And I haven’t had enough education that actually taught me how things work; at least not past the general School House Rock structure.

I have been left to teach myself and learn about what is going on in my own government all on my own.

What I have learned, you ask?

My generation is CRUSHING the political game across the country.  We are suspected to be the most politically active generation over the course of our lifetimes the country has seen yet.

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Photo by rawpixel.com on Pexels.com

For example:

On Sunday, the students of Parkland, Florida and other March for Our Lives members concluded their ‘tour’ around the country in Newtown, Connecticut; and I was fortunate enough to see it happen and speak with them first hand.

They visited over 20 states, with over 50 stops along the way – all within the span of about 2 months.

They have been actively registering people to vote, speaking to crowds that gather to hear their ideas, and informing the young voters on just how much they can impact their communities, and our country, with just their voices.

An amazing movement that started due to hundreds of tragedies across the nation.

crowd on the road
Photo by Pixabay on Pexels.com

It’s the ‘kids’ making moves to change policies.

It’s the high school and college students who just want to feel (and be) safe on their campuses that are encouraging people to get out and vote for what they believe in.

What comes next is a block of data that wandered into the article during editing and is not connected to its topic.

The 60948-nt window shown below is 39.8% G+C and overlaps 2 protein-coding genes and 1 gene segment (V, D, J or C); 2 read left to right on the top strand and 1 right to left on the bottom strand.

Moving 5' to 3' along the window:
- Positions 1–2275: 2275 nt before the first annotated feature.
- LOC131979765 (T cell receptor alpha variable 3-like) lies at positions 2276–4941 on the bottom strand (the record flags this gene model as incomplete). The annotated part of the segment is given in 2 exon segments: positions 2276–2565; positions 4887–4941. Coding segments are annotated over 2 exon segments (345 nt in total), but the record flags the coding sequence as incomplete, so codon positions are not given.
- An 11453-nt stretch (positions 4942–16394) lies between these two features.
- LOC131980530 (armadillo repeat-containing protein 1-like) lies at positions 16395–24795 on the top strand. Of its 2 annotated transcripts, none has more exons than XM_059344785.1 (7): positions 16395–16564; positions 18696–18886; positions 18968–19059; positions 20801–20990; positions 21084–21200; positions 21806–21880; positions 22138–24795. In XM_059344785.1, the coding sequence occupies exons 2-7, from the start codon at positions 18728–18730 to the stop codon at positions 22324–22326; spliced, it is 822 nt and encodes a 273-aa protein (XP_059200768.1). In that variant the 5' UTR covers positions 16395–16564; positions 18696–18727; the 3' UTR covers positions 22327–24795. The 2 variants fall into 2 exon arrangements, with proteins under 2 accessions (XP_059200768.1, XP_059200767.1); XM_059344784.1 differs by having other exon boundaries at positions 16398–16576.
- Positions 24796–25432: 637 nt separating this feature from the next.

It’s the young adults that are pushing to have the voting age lowered to 16, because all of these policies going into place are affecting THEM.

It’s the millennial generation, just barely pushing through the beginnings of adulthood, that are so passionate about encouraging people to get out and vote.

1.jpg

So, my first valuable life lesson of adulthood:

Go out of my way to learn all about my political candidates and what they believe in.

My second lesson is to go out and vote for them.

Third, is to always listen to those younger than you are.  They see the world in a different light.  They have different experiences and education.  Putting our heads together, maybe we can find a solution to our nation’s issues.  Maybe we can get new perspectives and implement programs and policies to keep everyone safe, happy, healthy, and educated.

2 (2)

As I learn the ins and outs of adulthood, these students changing the nation will be my reminder that I can change the world.  A little bit at a time.   One voice at a time.  One day at a time.

Dear Racism

my mom always taught me that putting others down to push yourself up was wrong.

She always said that the ones that push hateful thoughts are the ones who lack love the most. In the past two days I have seen stories about  Laura Ingraham and her statement that:

In some parts of the country, it does seem like the America we know and love doesn’t exist anymore. Massive demographic changes have been foisted upon the American people. And they’re changes that none of us ever voted for and most of us don’t like.

have proved to me that Laura Ingraham not only lacks love in her life, but she is blind to the fact that while she can point one finger at a “guilty” party – she neglects the three fingers pointing right back at her.

Stories published by CNN, GQ and the Washington Post are creating a platform to share Ingraham’s message – but luckily they strongly disagree with the stance she has taken.

In these articles, prominent writing platforms share how Ingraham is trying to boost and rally President Trump’s base. In this, she strongly states supporting evidence [one or two examples] that Illegal Immigrants are “rapists” – effectively generalizing a whole population that hasn’t earned the level of disrespect they have been given by the Trump administration.